Post-COVID cardiac involvement Rare in college athletes

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Young athletes are unlikely to experience ongoing heart problems after COVID-19 infection.

In a multicenter study conducted between September and December 2020, it was only found that 0.7% of the 3,018 collegiate athletes who tested positive for SARS-CoV-2 infection had a definite, probable, or possible heart condition. related to infection.

None experienced an adverse cardiac event and only five (0.2%) required hospitalization for non-cardiac complications of COVID-19.

“The message at home is that heart disease doesn’t go as far as we initially feared. It’s between 0.5% and 3%, depending on how the heart condition is defined, which is nothing but not it’s the 30% or 50% that some early studies hinted at, ”he said Kimberly G. Harmon, MD, from the University of Washington, Seattle.

Harmon, along with Jeffrey A. Drezner, MD, also of UW, and Aaron L. Baggish, MD, of Massachusetts General Hospital, Boston, were primary co-researchers in the study of the record of outcomes for conditions cardiac in athletes (ORCCA). The group’s conclusions were published April 17 in Circulation.

About 20,000 athletes tested

The researchers prospectively tested 19,378 athletes to detect SARS-CoV-2 infection from 42 U.S. colleges and universities during the study period. A total of 3,018 (16%; mean age, 20 years; 32% women) tested positive and underwent cardiac evaluation.

“We didn’t prescribe what schools should do in terms of cardiac assessment, but most of these colleges have quite a few resources and approximately 74% of the athletes were assessed using the test-of-choice strategy. 12-lead electrocardiography, cardiac and transthoracic troponin echocardiography [TEE], with cardiac MRI [CMR ]when indicated, “Harmon explained. Only 198 athletes underwent a primary examination with CMR.

Athletes were often tested several times to detect SARS-CoV-2 infection by participating institutions and were included in this study if they had any positive test and underwent postinfection cardiac detection.

The cohort includes athletes representing 26 different sports, including football (36%), basketball (9%) and cross country (8%). Most were asymptomatic or had only mild symptoms of COVID-19 (33% and 29%, respectively).

“Exercise seems to be protective”

Abnormal findings suggesting cardiac involvement of SARS-CoV-2 were detected ECG in 0.7% of athletes (21 of 2,999), cardiac elevation of troponin in 0.9% (24 / 2,719) and abnormal TTE findings in 0.9% (24 / 2,556).

The odds of having heart involvement were 3.1 times higher in athletes with cardiopulmonary symptoms.

“One thing we’ve seen in the literature and in this cohort is that exercise seems to be protective to some extent against COVID-19. We had a lot of cases, but in the whole cohort only five athletes were hospitalized with COVID and they were for non-cardiac reasons, ”Harmon said.

During a mean clinical surveillance of 113 days, there was one (0.03%) adverse cardiac event probably unrelated to SARS-CoV-2 infection.

The diagnostic performance for probable or definitive cardiac involvement was 6.7 times higher for a clinically obtained MRL (10.1%) versus a primary screening MRI (1.5%).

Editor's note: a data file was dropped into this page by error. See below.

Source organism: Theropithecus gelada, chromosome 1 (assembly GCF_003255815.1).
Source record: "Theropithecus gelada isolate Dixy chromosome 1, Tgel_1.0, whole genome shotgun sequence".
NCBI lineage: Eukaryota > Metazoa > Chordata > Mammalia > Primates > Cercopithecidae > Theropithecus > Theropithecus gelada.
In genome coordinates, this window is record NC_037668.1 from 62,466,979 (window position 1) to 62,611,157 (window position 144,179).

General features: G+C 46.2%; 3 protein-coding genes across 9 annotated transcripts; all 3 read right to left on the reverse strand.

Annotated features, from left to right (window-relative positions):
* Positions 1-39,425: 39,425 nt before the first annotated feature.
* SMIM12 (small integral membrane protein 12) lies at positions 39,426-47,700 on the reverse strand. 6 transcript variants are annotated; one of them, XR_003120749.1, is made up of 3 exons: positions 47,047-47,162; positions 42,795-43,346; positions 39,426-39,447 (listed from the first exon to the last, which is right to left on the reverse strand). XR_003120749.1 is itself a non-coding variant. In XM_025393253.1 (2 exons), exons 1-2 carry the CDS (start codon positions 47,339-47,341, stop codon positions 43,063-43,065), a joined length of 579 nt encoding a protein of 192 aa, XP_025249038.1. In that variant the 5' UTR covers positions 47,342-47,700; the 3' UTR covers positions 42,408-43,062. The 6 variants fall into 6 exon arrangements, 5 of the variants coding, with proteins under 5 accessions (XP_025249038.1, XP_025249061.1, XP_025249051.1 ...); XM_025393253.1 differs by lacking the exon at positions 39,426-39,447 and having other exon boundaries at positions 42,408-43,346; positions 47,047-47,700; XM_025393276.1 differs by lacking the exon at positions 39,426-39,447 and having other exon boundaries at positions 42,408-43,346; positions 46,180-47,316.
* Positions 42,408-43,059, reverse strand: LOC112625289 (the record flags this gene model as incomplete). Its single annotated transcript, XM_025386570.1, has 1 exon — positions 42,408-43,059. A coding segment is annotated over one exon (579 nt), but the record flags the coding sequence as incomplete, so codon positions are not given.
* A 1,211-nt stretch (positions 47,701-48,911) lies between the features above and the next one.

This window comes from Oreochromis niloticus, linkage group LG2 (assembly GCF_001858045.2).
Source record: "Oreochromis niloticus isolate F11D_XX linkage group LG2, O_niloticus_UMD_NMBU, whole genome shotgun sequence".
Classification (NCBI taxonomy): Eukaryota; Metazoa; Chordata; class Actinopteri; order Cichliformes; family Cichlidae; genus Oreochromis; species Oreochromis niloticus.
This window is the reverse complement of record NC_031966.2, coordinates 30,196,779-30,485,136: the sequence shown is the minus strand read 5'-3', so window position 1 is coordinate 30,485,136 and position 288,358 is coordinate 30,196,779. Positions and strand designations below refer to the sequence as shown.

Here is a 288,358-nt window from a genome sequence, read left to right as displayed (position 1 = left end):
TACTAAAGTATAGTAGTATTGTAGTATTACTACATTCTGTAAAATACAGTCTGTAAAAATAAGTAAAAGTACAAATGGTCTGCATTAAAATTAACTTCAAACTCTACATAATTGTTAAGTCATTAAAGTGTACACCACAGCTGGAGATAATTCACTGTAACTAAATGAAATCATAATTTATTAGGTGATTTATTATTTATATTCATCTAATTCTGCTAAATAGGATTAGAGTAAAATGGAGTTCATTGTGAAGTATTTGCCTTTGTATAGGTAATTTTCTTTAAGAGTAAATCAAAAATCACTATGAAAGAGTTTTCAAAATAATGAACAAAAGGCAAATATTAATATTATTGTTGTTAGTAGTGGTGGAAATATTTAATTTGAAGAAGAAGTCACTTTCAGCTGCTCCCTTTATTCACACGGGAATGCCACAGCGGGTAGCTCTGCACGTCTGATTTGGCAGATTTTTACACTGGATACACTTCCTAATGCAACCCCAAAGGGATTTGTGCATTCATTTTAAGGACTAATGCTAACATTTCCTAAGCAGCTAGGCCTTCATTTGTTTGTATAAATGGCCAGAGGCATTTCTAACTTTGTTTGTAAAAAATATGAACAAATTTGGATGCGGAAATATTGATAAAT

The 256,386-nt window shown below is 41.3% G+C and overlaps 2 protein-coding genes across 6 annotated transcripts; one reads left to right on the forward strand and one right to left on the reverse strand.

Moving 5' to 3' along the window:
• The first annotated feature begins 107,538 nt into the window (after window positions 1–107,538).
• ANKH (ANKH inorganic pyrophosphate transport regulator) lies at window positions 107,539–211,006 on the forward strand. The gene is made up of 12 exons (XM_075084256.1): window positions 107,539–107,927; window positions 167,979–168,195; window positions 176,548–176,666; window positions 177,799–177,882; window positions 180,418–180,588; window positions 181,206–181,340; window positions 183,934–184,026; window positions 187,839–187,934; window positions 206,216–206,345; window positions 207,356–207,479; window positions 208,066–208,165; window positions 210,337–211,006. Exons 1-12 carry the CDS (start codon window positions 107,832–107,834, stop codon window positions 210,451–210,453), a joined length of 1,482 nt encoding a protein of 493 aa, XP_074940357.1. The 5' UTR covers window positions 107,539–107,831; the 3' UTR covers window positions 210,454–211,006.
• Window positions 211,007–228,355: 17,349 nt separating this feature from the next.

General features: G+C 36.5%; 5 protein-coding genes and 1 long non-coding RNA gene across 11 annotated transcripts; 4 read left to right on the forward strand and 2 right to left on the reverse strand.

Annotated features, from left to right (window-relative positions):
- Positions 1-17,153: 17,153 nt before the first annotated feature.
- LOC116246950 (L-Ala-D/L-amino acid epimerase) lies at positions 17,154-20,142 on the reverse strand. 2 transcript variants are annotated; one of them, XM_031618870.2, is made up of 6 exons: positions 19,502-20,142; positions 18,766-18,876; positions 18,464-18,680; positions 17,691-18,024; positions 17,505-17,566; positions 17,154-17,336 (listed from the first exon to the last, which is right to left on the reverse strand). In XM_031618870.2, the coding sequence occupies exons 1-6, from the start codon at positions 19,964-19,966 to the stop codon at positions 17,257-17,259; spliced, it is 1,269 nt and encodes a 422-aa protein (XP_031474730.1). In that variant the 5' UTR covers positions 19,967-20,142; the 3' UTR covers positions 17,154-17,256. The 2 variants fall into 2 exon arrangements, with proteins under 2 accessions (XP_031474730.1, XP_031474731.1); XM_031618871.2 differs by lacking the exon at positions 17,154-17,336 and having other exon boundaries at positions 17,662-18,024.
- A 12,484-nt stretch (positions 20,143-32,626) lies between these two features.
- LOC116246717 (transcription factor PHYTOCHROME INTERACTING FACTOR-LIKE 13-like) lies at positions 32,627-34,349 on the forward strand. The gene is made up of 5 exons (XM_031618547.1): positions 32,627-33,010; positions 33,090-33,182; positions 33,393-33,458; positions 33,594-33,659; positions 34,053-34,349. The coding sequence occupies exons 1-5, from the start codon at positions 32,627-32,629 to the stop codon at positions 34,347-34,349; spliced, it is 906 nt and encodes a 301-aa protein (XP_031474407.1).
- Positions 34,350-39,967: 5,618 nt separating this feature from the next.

“These are data we desperately needed. Small, central studies in the early days of the pandemic had indicated a higher prevalence of heart damage, which led us to be very conservative about returning to play in the early days,” he said. . Jeffrey Lander, MD, who did not participate in the study.

He noted that the study is complementary to one published in March, post-COVID-19 professional athletes were examined and cardiac pathology was also found in less than 1%. The mean age in this study was 25 years.

“They saw a similarly low rate of cardiac involvement in professional athletes and, along with this study, provides us with new information that is also reassuring,” added Lander, co-director of sports cardiology at Living Barnabas Medical Center in Livingston, Nova. Jersey, an RWJBarnabas Center Health and Cardiology Team at Seton Hall University in South Orange, New Jersey

Limit CMR to symptomatic athletes

“I think this data can be extended beyond the college athlete. And it’s fair to say to high school athletes and young recreational athletes who have had an asymptomatic or mild infection: you probably don’t need more exercise if you feel well.” . suggested Harmon.

“For those with moderate or severe illness, the triple-screen protocol is a good idea, especially if they have any symptoms,” he added.

Lander agrees that appropriate providers should review athletes before re-playing sports, but that the CMR should not be used routinely for the review of return to play.

“We’ve never taken a group of, say, 1,000 college athletes who had just recovered from grip and I’ve done a cardiac MRI on them, so it’s a bit like opening the Pandora’s box when used too liberally. It is difficult to assess whether the results are secondary to COVID infection or to something completely unrelated, ”he noted.

ORCCA is a collaboration of the American Heart Association and the American Medical Society for Sports Medicine to track COVID-19 cases among National Collegiate Athletic Association (NCAA) athletes. The current study was supported by a grant from the American Medical Society for Sports Medicine.

This article originally appeared on MDedge.com, which is part of the Medscape professional network.





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